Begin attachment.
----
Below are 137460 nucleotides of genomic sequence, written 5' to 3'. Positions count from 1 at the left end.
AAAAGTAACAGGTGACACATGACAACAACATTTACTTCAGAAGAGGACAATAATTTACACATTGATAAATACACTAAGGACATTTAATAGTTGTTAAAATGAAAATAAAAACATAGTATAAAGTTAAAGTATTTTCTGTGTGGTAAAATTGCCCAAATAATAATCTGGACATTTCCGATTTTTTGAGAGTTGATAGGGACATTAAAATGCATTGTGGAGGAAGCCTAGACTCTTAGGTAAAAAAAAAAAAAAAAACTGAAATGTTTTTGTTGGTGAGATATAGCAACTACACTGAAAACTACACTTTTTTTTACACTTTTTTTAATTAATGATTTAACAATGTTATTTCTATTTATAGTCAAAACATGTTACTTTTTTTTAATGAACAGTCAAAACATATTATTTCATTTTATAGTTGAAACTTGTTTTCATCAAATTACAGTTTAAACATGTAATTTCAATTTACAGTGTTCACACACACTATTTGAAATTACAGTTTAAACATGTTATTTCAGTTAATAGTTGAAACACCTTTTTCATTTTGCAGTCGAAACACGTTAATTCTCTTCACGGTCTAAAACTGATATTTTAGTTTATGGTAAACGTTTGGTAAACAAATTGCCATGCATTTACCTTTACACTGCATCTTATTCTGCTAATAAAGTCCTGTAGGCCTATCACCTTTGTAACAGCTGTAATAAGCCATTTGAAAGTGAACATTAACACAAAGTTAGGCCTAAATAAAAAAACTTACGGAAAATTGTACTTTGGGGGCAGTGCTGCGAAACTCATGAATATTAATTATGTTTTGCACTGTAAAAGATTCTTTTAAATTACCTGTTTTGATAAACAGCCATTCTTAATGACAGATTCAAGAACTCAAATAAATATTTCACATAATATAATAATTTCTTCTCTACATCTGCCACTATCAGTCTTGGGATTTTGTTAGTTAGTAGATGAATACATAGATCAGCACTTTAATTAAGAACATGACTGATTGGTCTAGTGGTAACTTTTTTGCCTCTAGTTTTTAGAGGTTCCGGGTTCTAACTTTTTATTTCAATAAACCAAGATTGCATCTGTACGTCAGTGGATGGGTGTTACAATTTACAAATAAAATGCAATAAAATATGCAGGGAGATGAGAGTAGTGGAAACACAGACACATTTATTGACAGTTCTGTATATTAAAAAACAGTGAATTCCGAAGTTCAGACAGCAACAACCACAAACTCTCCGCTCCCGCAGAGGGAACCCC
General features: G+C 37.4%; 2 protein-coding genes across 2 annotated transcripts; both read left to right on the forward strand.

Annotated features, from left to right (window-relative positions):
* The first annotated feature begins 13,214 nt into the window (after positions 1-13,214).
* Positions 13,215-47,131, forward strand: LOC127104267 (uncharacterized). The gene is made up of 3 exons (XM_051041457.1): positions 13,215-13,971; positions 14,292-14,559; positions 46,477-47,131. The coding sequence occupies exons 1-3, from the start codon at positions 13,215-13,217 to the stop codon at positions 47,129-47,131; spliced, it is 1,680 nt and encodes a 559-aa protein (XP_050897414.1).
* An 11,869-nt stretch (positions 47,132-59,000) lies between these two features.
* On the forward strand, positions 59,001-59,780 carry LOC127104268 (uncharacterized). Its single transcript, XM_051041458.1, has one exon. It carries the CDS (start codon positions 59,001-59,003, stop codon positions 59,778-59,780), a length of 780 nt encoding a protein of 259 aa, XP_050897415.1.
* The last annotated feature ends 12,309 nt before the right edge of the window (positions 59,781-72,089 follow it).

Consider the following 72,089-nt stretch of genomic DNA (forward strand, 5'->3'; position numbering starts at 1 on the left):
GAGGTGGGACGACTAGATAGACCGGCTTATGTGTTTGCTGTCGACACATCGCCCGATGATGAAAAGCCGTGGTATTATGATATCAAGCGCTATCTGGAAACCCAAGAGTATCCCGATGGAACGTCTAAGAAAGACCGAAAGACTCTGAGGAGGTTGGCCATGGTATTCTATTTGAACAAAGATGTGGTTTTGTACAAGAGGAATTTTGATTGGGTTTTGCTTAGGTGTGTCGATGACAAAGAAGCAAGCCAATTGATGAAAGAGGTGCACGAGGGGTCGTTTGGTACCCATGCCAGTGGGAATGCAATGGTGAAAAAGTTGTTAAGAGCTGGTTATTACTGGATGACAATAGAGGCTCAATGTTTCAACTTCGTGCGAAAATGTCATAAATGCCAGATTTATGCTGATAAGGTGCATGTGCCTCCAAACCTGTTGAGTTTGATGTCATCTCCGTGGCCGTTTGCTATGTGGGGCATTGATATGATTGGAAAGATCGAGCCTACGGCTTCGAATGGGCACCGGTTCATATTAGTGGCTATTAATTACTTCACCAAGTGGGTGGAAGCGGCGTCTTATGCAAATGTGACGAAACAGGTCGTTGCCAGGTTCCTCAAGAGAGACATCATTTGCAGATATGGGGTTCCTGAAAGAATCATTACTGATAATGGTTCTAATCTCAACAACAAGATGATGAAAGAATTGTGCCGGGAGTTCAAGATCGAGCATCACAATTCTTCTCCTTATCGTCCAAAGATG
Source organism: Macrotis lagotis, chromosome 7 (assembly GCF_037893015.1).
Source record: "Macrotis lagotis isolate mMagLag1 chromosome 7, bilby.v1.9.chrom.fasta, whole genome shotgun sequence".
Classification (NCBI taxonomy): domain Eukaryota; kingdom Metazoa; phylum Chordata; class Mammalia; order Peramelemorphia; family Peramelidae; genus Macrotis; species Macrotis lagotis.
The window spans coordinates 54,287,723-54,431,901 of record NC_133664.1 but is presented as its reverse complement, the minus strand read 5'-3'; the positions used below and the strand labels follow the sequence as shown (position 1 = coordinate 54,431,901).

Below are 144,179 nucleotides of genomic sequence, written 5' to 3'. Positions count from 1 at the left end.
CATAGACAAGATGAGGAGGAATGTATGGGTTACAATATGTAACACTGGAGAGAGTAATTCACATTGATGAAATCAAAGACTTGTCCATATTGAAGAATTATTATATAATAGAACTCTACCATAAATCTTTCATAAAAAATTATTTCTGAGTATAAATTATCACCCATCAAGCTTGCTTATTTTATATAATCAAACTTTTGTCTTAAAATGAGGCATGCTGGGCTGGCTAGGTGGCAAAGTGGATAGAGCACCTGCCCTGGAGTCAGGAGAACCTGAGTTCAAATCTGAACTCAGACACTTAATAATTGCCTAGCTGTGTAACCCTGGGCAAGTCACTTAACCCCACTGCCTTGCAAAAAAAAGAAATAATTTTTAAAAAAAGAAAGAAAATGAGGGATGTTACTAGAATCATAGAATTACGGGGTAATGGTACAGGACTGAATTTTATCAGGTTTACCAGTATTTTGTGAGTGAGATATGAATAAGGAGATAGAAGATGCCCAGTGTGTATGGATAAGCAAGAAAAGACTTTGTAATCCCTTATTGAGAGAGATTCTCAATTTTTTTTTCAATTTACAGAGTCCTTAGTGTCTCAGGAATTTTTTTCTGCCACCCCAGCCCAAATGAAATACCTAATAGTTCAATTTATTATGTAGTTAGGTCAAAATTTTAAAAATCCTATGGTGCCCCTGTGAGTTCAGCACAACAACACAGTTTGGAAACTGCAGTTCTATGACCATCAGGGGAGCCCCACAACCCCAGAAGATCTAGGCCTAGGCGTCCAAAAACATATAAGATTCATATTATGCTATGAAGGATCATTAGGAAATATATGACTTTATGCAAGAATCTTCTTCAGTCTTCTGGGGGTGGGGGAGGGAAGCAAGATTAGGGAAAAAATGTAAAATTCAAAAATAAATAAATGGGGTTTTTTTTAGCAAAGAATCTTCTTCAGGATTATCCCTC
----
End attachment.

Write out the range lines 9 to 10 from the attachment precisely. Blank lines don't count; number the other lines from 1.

* The last annotated feature ends 12,309 nt before the right edge of the window (positions 59,781-72,089 follow it).

Consider the following 72,089-nt stretch of genomic DNA (forward strand, 5'->3'; position numbering starts at 1 on the left):